The West Bend School District is searching for a new superintendent. Whoever gets the job has some big shoes to fill and some challenges to tackle. We should be as concerned about why a good superintendent would choose West Bend as we are about the school board choosing a good superintendent.
The school board has engaged a search company to recruit a new superintendent in the wake of the resignation of Ted Neitzke. The application is already available and online. The plan is to stop collecting applications at the end of April, select candidates on May 16, conduct interviews and choose a new Superintendent on June 9 for a start date of July 1. As outlined, it is a fairly aggressive schedule.
The school board has a lot of work to do to decide what they want to see in a new Superintendent. Do they want someone from inside or outside of the district? Do they want someone looking to make radical changes or continue the current policies? Do they want someone who is an “up and comer” or someone looking to build a legacy before retirement? Increasingly, districts are also hiring Superintendents who come from outside of education like non-profit or business leaders. Should the school board consider a candidate without a background in education?
It is a lot to consider. It is the most consequential single decision a school board makes and it is a difficult decision to reverse if they make a bad one. Unfortunately, the school board, through no fault of their own, is beginning its recruitment a little late in the year. The best results for recruiting a new superintendent tend to happen when the search begins in January. Many of the truly superior superintendents on the market have already accepted positions. That is not to say that there are not still great candidates available, but the pool is smaller than it was four months ago.
But as the school board considers the candidates who apply, the candidates will also be considering the West Bend School District. Good people – especially talented executives with the ability to lead an organization the size of the West Bend School District – have options. Why would a super Super choose to lead the West Bend School District?
The West Bend School District is the 19th largest district in the state. It resides in a conservative county of mostly middleclass families. The business community is diverse and has a good working partnership with the school district. The students also have access to UWWC and MPTC, which are located in the district.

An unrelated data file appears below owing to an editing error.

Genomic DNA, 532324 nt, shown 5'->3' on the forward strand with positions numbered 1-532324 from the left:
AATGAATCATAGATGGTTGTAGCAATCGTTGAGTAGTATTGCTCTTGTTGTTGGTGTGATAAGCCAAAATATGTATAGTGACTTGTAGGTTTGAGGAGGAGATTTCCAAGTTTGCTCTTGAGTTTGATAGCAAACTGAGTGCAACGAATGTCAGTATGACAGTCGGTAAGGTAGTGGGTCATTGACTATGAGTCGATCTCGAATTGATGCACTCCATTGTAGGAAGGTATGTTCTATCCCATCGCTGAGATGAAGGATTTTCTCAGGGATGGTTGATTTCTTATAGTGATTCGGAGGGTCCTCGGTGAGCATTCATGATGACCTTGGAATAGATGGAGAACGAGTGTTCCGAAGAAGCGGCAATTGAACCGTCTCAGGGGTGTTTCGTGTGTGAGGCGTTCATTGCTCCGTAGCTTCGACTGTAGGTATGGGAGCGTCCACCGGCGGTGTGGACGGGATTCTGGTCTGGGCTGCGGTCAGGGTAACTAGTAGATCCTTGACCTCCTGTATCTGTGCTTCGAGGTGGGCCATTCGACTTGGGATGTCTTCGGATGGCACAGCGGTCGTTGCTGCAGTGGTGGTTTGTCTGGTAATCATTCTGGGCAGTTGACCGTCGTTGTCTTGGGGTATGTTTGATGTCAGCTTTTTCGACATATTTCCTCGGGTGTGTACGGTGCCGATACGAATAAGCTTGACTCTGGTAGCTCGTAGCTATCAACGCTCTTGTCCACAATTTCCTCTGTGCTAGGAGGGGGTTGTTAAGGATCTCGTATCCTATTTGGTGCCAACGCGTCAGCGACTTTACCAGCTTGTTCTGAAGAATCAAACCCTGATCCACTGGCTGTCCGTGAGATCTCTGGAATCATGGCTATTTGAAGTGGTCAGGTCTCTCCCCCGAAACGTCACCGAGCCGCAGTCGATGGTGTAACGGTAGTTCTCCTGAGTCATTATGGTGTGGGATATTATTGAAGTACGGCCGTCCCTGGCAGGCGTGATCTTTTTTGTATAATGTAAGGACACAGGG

Within the district itself, a new Superintendent would have a lot to work with. The School Board and outgoing Superintendent built a blossoming charter school, 4K program, online education initiative, new Performing Arts Center, popular walk-in clinic for employees, and data-driven management tools. The district’s employee turnover rate is lower than other districts in the area and considerably lower than the national average. The parents and community are, for the most part, active and engaged.
The district is not without problems. There is a vicious and growing problem with heroin and other drugs. Test scores are not where they need to be. And much like many other enterprises in America, there are continuing upward pressures on costs like healthcare with downward pressures on revenue.
But the most pressing problem with the district right now is cultural. There is a small, but vocal contingent of teachers, parents, and agitators who have chosen to take a very personal and nasty approach to change advocacy. While some of their complaints about things like too many standardized tests are legitimate, their continued spreading of false characterizations about things like teacher turnover, open enrollment, and district policies only serve to paint a negative picture of the district that does not exist.
Furthermore, their chosen tactic to personally pillory those with whom they disagree has been reprehensible. The virulent glee with which some members of our community celebrated the departures of Superintendent Ted Neitzke and School Board President Randy Marquardt on social media and in the newspaper does not speak well for West Bend. Consider how potential applicants for the Superintendent’s job would recoil at the venom spat at his or her predecessor.
While it is good to be anxious about the School Board choosing the right candidate, the greater worry might just be whether or not the right candidate will choose West Bend. As we consider both sides of the recruitment equation, I urge the School Board to not be pressured to unnecessarily rush a decision. A review of large districts by Learning Point Associates advises that school districts allow up to a full year from the time of vacancy to properly recruit, hire, and transition a new high-level district employee. West Bend does not need to wait a full year, but neither does it need to hire someone by July 1. If the absolute right candidate is not found in this first pass at recruitment, the School Board should appoint an acting Superintendent while they take the time to conduct a more thorough recruitment process. A bad hire can push an organization off the rails for years to come. It is essential that the School Board take the time necessary to find the right candidate.
Read more from Owen Robinson at bootsandsabers.com